We are used to thinking of William, Duke of Normandy, as the Conqueror of England. But he would not have seen it like that. He believed he had a legitimate claim to the English throne and that he was coming to England as its rightful ruler. He was not the only one. Harald Hardrada, King of Norway, also had a convincing claim. Harold of England, the reigning king, was thus beset by enemies, the Norwegians coming from the north and the Normans (themselves Scandinavian in origin, but settled in Normandy in northwestern France) from the south.
It was difficult to predict who would attack first. In the end it was the Norwegians who landed on the river Humber, gained a tremendous victory over the Mercians, and marched confidently to the city of York. Harold of England was in a difficult position. He could either stay in the south, hoping to defend himself successfully against a Norman invasion that had not yet materialized, or he could head north and attempt to cut off the progress of Harald Hardrada and his ally the Earl Tostig, Harold of England’s own brother. In the end he opted to go north and, early in the morning of 25 September, defeated the Scandinavians at Stamford Bridge, near York. Both Tostig and Hardrada were killed and the victory was decisive.
But meanwhile there was trouble in the south. William of Normandy had set off for England, ignorant of the result of the Battle of Stamford Bridge but spurred on by a favorable wind in the English Channel. He already controlled the sea ports of northeastern France so his passage across the sea was unimpeded. He arrived to find the English unprepared.
Both parties wanted an early battle. William was conscious that he was less secure once he had landed; Harold wanted to surprise the Normans as he had the Scandinavians at Stamford Bridge. But the English king was far too quick for his own soldiers, many of whom arrived in the south exhausted by a rapid journey so soon after a major battle.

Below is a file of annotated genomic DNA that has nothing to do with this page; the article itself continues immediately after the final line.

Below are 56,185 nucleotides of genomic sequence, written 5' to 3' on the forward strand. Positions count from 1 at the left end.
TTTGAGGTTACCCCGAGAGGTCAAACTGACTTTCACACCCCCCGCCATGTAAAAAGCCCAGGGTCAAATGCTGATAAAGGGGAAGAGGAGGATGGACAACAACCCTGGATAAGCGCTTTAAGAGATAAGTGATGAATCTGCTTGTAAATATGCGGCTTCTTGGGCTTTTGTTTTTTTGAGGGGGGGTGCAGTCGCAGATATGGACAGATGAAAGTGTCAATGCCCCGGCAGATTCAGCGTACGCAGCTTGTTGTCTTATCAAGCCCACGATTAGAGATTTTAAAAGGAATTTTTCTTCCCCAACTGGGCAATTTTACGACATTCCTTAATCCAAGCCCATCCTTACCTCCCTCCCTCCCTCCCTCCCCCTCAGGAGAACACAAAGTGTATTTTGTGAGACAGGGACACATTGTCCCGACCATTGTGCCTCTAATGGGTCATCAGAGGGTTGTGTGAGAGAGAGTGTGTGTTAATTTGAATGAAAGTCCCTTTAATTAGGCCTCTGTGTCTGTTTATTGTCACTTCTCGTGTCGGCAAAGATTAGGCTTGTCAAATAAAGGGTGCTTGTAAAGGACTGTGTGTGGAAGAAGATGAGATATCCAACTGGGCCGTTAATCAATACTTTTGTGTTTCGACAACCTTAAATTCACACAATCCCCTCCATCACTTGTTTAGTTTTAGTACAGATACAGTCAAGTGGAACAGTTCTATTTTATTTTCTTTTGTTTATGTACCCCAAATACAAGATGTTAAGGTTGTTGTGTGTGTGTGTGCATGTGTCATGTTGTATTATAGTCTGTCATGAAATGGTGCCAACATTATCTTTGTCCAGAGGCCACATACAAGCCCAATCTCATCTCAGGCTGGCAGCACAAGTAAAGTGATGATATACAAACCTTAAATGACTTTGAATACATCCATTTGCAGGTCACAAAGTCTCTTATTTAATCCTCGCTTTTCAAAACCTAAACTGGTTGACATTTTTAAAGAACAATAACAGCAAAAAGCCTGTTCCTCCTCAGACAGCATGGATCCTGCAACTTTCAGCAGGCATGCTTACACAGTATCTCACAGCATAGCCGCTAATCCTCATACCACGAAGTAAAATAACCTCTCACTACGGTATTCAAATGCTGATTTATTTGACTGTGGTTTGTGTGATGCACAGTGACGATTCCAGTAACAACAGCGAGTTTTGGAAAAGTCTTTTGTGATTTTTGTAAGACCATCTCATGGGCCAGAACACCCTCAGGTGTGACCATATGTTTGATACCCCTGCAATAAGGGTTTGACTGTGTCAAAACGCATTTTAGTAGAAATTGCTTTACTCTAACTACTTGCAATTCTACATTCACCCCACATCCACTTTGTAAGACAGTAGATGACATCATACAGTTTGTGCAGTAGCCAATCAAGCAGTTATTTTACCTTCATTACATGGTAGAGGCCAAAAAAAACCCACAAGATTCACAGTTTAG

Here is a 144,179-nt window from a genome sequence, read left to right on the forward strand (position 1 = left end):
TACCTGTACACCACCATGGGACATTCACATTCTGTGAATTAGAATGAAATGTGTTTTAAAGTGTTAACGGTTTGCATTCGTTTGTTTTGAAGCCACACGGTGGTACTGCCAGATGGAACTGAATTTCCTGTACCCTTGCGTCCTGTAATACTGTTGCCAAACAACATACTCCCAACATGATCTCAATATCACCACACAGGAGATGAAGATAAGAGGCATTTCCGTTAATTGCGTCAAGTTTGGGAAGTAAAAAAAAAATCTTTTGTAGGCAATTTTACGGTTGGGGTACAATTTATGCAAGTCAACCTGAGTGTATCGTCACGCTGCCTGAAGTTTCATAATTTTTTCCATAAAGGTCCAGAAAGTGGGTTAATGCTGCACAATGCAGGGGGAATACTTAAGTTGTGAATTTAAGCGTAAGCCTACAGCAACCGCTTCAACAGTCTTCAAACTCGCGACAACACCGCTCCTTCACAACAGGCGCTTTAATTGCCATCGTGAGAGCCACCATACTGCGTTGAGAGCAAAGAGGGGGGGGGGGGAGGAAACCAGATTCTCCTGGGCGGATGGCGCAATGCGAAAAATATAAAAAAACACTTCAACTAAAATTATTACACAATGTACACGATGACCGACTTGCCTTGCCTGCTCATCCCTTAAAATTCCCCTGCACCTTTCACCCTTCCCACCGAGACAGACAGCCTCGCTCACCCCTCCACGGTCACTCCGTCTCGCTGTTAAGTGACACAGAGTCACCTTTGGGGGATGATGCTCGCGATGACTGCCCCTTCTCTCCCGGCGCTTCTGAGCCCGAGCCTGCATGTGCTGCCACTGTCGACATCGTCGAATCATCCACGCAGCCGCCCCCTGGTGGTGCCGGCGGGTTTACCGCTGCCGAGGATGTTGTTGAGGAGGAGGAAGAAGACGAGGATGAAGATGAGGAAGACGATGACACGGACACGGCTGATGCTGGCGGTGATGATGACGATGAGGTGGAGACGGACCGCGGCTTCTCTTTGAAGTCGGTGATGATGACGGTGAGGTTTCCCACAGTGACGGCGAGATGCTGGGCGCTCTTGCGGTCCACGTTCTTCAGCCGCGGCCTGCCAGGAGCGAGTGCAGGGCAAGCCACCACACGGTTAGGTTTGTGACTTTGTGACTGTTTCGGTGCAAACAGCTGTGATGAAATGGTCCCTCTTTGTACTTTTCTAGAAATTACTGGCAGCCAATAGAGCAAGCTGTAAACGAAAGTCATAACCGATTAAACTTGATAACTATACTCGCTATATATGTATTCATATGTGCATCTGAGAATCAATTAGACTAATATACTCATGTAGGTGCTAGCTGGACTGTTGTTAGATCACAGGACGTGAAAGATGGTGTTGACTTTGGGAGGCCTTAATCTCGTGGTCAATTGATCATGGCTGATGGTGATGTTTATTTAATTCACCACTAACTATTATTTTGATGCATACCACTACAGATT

William was ready for the fight. He also had excellent cavalrymen at his disposal and Harold’s axe men were no match for these. William’s spearmen and cavalry forces were able to break up the massed ranks of the English axe men and score a decisive victory at the now-famous battle-site near Hastings in southern England. After this, William was secure. He moved at a steady pace through the countryside, finding enough support amongst the English lords to be crowned king at Westminster Abbey on Christmas Day 1066.
After the battle
But the situation was not totally secure. There was a pronounced nervousness about the actions of the Normans in the following decade and one medieval chronicler describes the English lying in wait for groups of Normans, ambushing them, and killing them secretly in woods and lonely places. And there were more organized rebellions in Kent and Exeter, as well as in the north in 1070, when the Northumbrians, in alliance with the Danes and an English claimant to the throne, captured York. William had to respond drastically, burning villages and stretches of land in the north, resulting, if we are to believe the chronicles, in the death of many people and more farm animals. Similar action was taken fifteen years later, when a Danish invasion was threatened.
It was activities such as these as the victory at Hastings that earned William the reputation of an oppressor. The churchmen who wrote the Anglo-Saxon Chronicle, the year-by-year history of the events of the Saxon and Norman periods, voice some of the frustration of people forced to pay high taxes while trying to eke out a living from the land in the face of a scorched-earth policy.
The short-term effects of the Norman victory were dire for many English people. But what of the more profound results? These are difficult to analyze. One view looks at the Normans as bringing institutions such as feudalism and strong bureaucratic government, social structures represented on the ground by towns and castles, and reform of the monasteries to England.
But it is equally possible to argue that trends such as these were already appearing in Anglo-Saxon England. In many cases it is clear that the Normans took over perfectly adequate Anglo-Saxon institutions and that these were better than anything they might have devised themselves. For example, the taxation and coinage systems were taken over; and the organization of local government, with its counties and smaller hundreds, was maintained. On these terms the Norman conquest remains something of an enigma. What is more, the idea that ‘foreigners’ were ruling England for the first time would not have been widely held in a country that had undergone a series of Scandinavian invasions.